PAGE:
Inertia, 2009

Say what you want about the digital age, MP3s have brought us a lot to be thankful for. Portability, convenience, and affordability are all huge pros. They’ve revolutionised the concept of the single, and EPs are far more plausible now that you’re able to quickly and easily attach each track to a playlist rather than carry around an album with three or four songs on it in a CD wallet; not to mention the redundancy they’ve made of greatest hits albums, or albums in which you enjoy a couple tracks but could repudiate the rest. It is this fact that should have Ape School hopeful. The moments of greatness they find themselves in on tracks like “Wail to God” or “My Intention” should be recognized, downloaded and added to your latest indie rock aggregation. The rest, albeit awfully ambitious, are pretty much forgettable.

Now, don’t misunderstand. No matter how many options MP3s have brought us, nothing’s better than a finely constructed album where the artist really let their craft shine; when each song congeals into something bigger, something like a Physical Graffiti, Yankee Hotel Foxtrot, or Kid A — that’s what music is ultimately all about. And Michael Johnson, the man behind Ape School, gives it a valiant attempt. But in the end, you’re left with little emotional resonance.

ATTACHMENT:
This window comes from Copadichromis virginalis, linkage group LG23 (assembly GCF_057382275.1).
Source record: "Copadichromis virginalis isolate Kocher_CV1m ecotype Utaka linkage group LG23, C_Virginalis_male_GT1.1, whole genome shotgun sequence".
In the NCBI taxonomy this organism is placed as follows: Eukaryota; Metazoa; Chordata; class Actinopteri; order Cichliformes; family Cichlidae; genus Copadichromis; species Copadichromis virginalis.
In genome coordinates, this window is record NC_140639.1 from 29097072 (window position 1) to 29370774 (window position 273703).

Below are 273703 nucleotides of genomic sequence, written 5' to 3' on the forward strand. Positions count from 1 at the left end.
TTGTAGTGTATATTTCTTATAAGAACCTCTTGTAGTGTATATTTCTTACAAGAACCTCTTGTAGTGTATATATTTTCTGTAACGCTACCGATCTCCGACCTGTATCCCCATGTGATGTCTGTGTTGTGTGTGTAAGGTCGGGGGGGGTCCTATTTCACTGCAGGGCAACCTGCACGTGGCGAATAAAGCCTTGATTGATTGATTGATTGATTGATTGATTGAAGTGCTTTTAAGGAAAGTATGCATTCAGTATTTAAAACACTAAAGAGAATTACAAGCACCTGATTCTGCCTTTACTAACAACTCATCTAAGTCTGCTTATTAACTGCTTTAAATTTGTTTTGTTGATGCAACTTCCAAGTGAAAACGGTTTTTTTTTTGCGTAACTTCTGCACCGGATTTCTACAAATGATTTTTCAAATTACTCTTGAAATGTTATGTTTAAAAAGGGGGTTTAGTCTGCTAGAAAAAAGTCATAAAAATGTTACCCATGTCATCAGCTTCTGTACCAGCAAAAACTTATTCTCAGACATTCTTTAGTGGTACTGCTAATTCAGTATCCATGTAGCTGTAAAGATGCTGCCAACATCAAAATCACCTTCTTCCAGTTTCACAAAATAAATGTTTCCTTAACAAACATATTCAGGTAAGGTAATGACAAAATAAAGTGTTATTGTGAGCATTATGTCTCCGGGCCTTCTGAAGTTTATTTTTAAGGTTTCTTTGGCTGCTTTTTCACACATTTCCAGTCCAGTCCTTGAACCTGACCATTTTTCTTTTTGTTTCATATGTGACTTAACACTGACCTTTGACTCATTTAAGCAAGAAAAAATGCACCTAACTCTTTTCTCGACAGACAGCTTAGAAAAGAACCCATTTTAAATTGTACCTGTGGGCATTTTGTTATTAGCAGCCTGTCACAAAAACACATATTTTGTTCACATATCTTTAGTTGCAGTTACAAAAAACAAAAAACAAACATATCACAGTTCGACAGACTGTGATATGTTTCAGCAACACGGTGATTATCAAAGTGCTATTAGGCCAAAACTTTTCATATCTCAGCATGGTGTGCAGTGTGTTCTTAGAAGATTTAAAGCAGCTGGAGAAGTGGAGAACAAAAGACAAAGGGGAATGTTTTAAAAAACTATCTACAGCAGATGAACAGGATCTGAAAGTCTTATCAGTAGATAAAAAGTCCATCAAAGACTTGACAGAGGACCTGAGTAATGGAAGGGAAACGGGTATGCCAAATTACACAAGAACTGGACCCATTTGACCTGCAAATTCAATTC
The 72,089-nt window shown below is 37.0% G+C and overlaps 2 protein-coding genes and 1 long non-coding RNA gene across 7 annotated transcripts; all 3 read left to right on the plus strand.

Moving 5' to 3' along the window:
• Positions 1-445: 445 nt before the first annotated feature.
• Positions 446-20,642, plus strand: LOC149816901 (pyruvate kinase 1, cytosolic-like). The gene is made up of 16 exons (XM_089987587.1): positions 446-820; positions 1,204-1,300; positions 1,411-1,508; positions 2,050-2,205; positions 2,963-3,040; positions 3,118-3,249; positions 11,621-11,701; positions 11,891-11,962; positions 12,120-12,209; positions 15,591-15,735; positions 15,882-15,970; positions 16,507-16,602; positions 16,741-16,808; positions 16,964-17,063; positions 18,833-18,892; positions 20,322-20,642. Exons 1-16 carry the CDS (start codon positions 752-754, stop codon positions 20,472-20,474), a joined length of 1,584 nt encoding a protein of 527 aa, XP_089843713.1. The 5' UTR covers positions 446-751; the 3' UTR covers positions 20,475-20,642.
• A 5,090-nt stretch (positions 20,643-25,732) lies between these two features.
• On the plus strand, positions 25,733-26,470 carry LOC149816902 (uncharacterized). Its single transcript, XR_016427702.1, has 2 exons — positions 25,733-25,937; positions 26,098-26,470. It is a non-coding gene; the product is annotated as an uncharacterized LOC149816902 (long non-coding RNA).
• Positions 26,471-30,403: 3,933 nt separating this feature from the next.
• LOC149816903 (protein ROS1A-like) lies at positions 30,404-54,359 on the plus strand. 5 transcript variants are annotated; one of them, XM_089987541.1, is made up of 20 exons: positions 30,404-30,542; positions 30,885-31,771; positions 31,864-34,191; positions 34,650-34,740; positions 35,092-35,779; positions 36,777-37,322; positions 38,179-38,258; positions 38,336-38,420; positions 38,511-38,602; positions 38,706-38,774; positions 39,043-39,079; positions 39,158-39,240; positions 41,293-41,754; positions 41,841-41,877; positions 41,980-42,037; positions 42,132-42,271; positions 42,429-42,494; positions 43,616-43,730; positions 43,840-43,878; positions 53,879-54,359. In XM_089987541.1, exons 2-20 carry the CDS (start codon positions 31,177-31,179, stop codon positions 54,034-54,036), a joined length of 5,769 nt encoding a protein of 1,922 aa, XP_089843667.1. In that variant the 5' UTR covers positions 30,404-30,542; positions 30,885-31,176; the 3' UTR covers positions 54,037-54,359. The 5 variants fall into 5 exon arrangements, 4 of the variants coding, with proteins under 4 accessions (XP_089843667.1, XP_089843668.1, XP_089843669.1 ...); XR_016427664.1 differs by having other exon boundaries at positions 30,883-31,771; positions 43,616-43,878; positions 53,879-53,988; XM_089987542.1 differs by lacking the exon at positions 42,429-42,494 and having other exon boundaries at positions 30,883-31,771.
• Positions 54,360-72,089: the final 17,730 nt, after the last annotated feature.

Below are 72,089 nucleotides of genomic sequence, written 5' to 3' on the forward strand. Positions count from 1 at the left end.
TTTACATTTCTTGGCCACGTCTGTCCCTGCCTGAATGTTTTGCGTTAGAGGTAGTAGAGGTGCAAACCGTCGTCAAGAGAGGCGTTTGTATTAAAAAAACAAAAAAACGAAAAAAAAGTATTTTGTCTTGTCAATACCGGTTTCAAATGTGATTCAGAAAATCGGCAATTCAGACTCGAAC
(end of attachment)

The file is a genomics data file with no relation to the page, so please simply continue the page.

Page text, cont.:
Imagine Ape School as a series of moments. Their entire sound genuflects a stereotypical ’60s-’70s British pop sound, but more specifically, several influential modern bands. “Wail to God” opens the album heroically, their Wolf Parade moment. You can almost imagine Spencer Krug barking the lyrics confidently as the melody, and subsequent rhythm explosions rise from the electronic noise and fuzz for a genuinely exciting experience. “My Intention”, a few tracks later, is their Of Montreal (minus any atonal freak-outs) moment. Clever drum loops set up a syncopated falsetto chorus as neat guitars high above the fray sing along merrily. The “In Time You Are” opener is a dead ringer for an old Animal Collective song, circa the Feels era. Each of these songs work very well on their own, but none of them excite you enough for more Ape School, only for more of the bands they seem to parody.

The main thing to take away from Ape School shouldn’t be their inability to patch together a masterpiece of a record, but of their potential to be that group in the future. And there’s nothing really wrong with the album; it’s just, for the most part, fairly unmoving. Not the worst thing you could listen to, but also certainly not the best.